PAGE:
The Sony a6500 is the company's top-tier APS-C mirrorless model, a 24MP stills and video camera with image stabilization. It sits above the similar-looking a6300 in Sony's lineup, adding touchscreen capability and stabilization for enthusiasts willing to dig a little deeper into their pockets.

Key Features:

  • 24MP APS-C CMOS sensor with 425 phase detection points
  • 2.36M-dot OLED EVF
  • Tilting rear touchscreen
  • 5-axis in-body image stabilization
  • 11 fps continuous shooting for up to 300 JPEGs / 100 Raws
  • 1/4000 sec maximum shutter speed

As should be apparent, many of its core specifications are shared with the a6300 - itself a DPReview Gold winning camera. The biggest differences are the touchscreen, the image stabilization and a 'Front End LSI' (processing chip) to allow faster and more complex processing. There are also a few small tweaks, such as the addition of a highlight spot metering mode.

The touch sensitivity of the rear screen can be used for your choice of two things: as an touchscreen for positioning the focus point or triggering focus and shutter, or as a touchpad, when the camera is held to your eye.

The added processing oomph promises a more responsive camera: one that allows immediate image review even when shooting bursts of images. The a6500 also gains a much-needed update to Sony's menu system, adding color-coding to make it easier to recognize and remember different parts of the menu.

This change to the menu, and the addition of a quick way of setting AF point immediately address two of our biggest frustrations with the a6300. However, Sony is making no claims about improvements in terms either of rolling shutter or of recording longevity. With the most recent firmware, the a6300 can often record 4K video for the full 29:59 duration that the camera allows but this is not always possible in warm conditions or if you've just shot a long clip. Sony only claims 'about 20 minutes' of 4K recording for both cameras.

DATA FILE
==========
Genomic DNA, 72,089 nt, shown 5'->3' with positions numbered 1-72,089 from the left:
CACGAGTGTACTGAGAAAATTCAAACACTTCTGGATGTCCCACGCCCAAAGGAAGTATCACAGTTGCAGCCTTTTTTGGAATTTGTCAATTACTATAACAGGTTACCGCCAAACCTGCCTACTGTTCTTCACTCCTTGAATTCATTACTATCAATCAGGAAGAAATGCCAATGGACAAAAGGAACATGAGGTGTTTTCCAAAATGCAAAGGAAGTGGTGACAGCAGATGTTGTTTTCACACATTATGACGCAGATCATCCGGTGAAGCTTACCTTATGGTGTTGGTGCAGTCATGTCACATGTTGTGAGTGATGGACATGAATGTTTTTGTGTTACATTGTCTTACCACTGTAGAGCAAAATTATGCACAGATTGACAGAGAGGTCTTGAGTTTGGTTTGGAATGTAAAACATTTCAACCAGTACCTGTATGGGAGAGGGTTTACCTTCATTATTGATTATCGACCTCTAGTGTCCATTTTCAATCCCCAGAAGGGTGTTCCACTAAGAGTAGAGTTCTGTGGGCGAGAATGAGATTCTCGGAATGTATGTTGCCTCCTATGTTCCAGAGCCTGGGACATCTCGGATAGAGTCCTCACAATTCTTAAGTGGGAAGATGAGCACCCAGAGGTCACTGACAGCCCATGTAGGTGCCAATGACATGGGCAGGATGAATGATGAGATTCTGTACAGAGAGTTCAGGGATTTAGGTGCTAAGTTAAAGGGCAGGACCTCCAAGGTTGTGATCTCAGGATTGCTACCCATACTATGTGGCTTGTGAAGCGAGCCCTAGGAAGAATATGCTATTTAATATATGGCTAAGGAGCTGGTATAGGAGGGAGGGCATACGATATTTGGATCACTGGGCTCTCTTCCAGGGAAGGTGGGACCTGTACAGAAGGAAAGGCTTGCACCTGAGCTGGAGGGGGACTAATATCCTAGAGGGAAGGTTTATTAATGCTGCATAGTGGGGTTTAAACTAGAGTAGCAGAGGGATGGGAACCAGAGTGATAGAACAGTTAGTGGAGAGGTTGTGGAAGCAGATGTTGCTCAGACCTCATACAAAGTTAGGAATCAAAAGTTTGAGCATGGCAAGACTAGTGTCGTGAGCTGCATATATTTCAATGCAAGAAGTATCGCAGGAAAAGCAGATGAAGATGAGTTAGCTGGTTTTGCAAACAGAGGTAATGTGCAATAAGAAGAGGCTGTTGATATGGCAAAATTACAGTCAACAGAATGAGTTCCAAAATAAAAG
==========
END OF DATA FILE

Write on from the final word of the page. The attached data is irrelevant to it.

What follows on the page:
The a6500 uses the same form factor as both the mid-range a6300 and the entry-level a6000

Despite being positioned significantly further up the market, the a6500 uses the same form factor (and dial arrangement) as both the mid-range a6300 and the entry-level a6000. Although all three cameras have two control dials, they are arranged so that both must be controlled using the thumb and, for many people, requiring the hand to be repositioned when switching from one to the other. Such a limitation is reasonable at the a6000 end of the market but seems an odd fit for a $1400 camera.

The other similarity with the 6300 that seems even more odd at this level is Sony's decision to only offer lossy compressed Raw, limiting their processing latitude.

This table compares how the a6500 compares with Fujifilm's fairly similarly-priced X-T2 (probably the most capable rival in terms of stills and video shooting).

   Sony a6500 Fujifilm X-T2 Sony a6300
MSRP (Body only) $1400 $1600 $1000
Pixel Count 24MP 24MP 24MP
ISO Range 100-25600 (51200 with multi-shot NR) 200-51200 100-25600 (51200 with multi-shot NR)
AF Point control Touchscreen/touchpad Joystick 4-way controller
Card slots 1 x UHS I 2 x UHS II 1 x UHS I
USB USB 2.0 USB 3.0 USB 2.0
Continuous Shooting rate 11fps 14fps (e-shutter)
8fps (mechanical)
Rear screen Tilting up/down touchscreen Dual tilt: Up/down/right Tilting up/down
Flash Built-in Clip-on (supplied) Built-in
Image stabilization In-body (+In-lens where available) In-lens In-lens
4K video capability UHD 4K at 24/25/30p UHD 4K at 24/25/30p UHD 4K at 24/25/30p
4K video crop

24/25p Full Width
30p 1.23x crop

1.17x crop 24/25p Full Width
30p 1.23x crop
4K video duration Up to 20 minutes (temperature dependent) ~10 minutes
(Up to 29:59 with optional grip)
Up to 29:59 (temperature dependent)
Video log profile S-Log2 & S-Log3 with extensive video-focused Picture Profile settings F-Log (over HDMI only)  S-Log2 & S-Log3 with extensive video-focused Picture Profile settings
USB Charging (USB Power?) Yes/Yes Yes/No Yes/Yes
Battery life - CIPA (Rear screen/EVF) 350/310 340 400/350